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The downside of proposing TV channel auctions

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From: LiveMint By: Shivani Naik Published at: January 11, 2018
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Telecom and broadcast regulator, the Telecom Regulatory Authority of India (Trai) has given a 18 January deadline to various stakeholders in the broadcasting industry for their comments on the feasibility of an auction process for satellite television channels. TV channels now need uplinking and downlinking licences from the information and broadcasting ministry to operate. (These cost between Rs2 lakh and Rs15 lakh per annum per channel depending on the kind of permit required.)
According to a 20 December Mint report, at the behest of the ministry, Trai decided to consult the industry stakeholders on the possibility of auctioning satellite television channels on the lines of private FM radio, in an attempt to enhance revenue for the government. It floated a consultation paper titled Issues relating to Uplinking and Downlinking of Television Channels in India and said that the idea was to relook at the existing guidelines as they were are more than five years old.
According to the Mint report, Trai said “MIB has…stated that keeping in view the change in technology, market scenarios, and the lesson learnt in the last few years of their operations, there is a need to review/amend some of the provisions of these guidelines to ensure healthy growth of the broadcasting sector.”
Private satellite TV broadcasters are none too pleased with the proposal. On condition of anonymity, broadcast sector executives say that they will oppose the move to auction satellite TV spectrum. They claim that examples of countries auctioning TV channel licences are hard to find. And in countries, like Greece, where an attempt has been made to auction satellite TV spectrum, broadcasters have protested and slammed the process as an attempt to control media, according to a Reuters report.
“We are in a state of shock as auctioning will pose a risk to the future of business and increase the cost of doing business,” says a broadcast industry executive, requesting anonymity. Another TV channel official adds that Trai seeking comments on a proposal to auction TV permits on the lines of FM radio and telecom makes little sense. “In the latter case, the auction is for bandwidth which is a scarce natural resource, unlike for TV channels where it is amply available since it is man-made and not in the control of Indian government, as channels can also buy bandwidth from private and foreign satellite operators,” he says.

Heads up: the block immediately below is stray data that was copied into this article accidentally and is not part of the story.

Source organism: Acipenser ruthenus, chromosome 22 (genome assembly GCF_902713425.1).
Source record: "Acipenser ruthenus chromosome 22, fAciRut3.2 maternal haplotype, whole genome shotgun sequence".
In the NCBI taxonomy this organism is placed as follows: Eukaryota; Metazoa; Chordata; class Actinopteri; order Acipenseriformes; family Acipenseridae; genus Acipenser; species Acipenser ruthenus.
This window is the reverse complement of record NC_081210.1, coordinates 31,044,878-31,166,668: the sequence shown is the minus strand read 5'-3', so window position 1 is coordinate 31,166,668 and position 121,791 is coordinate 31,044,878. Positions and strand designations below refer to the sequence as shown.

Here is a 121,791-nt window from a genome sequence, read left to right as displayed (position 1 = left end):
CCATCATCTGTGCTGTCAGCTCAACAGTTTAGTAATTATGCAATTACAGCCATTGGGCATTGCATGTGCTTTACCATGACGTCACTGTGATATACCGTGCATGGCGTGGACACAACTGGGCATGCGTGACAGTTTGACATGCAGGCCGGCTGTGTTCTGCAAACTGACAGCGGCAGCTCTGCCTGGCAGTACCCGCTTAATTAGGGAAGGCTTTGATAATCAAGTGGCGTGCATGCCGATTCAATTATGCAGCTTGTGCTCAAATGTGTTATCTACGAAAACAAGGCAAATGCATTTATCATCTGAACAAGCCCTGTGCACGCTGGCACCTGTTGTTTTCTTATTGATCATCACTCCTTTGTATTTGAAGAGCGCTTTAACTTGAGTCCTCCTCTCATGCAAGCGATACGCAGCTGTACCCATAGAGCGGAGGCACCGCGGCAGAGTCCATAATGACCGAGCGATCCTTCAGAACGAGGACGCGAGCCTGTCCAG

To be sure, satellite orbits are granted by the ITU (International Telecommunication Union), which is a specialized UN agency, and satellites are launched not just by nations but by private foreign operators as well. As mentioned earlier, satellite spectrum is not a scarce resource unlike terrestrial spectrum which is a natural resource and used by FM radio and telecom firms.
If the government goes ahead and implements the proposal to auction TV channel licences, the industry will see the smaller operators disappear. The fear is that only the bigger broadcasting corporations may be able to survive. “Basically, there will be artificial entry barriers which is an indirect way to stifle media freedom,” said one of the two broadcast industry executives.
The move, in a way, shows that the government is keen to pare down the total number of channels in the country—a process that should ideally be left to the market forces. “The country is so vast and varied. And if the broadcasters are having problems, they will shut down their businesses on their own. There is no need for the government to intervene,” said the executive.
In fact, the auction of TV licences will also affect the larger corporations. For instance, let’s take a network like Star India which operates 60 channels. If the auction process is implemented, Star may also have to rationalize the number of channels it runs as the cost of operating all the channels will spiral, making the business unviable.
Media experts argue that this is no way to help a young industry which is yet to realize its full potential. The government should instead act as an enabler for the Indian media and entertainment industry to achieve scale and to access new markets to generate more revenue.
India can, in fact, become the global broadcast and teleport hub of the world. “That’s the reason when the uplinking and downlinking guidelines were reviewed, a separate class of licences was introduced to allow foreign companies to come to India and uplink TV channels for viewing only in foreign countries,” said the broadcast sector executive, adding that when Hong Kong was taken over by China, a lot of media companies migrated from Hong Kong to Singapore. “India, with its favourable geographical location, size, scale and availability of human resource (both creative and technical), could use this opportunity to allow foreign broadcasters to uplink their channels from India. We failed then and we may fail again. Lot of foreign companies will shut channels and uplink those channels from other countries. This means loss of employment, revenue and value creation,” he said.
For news channels, the move could also threaten media pluralism.
Shuchi Bansal is Mint’s media, marketing and advertising editor. Ordinary Post will look at pressing issues related to all three. Or just fun stuff.

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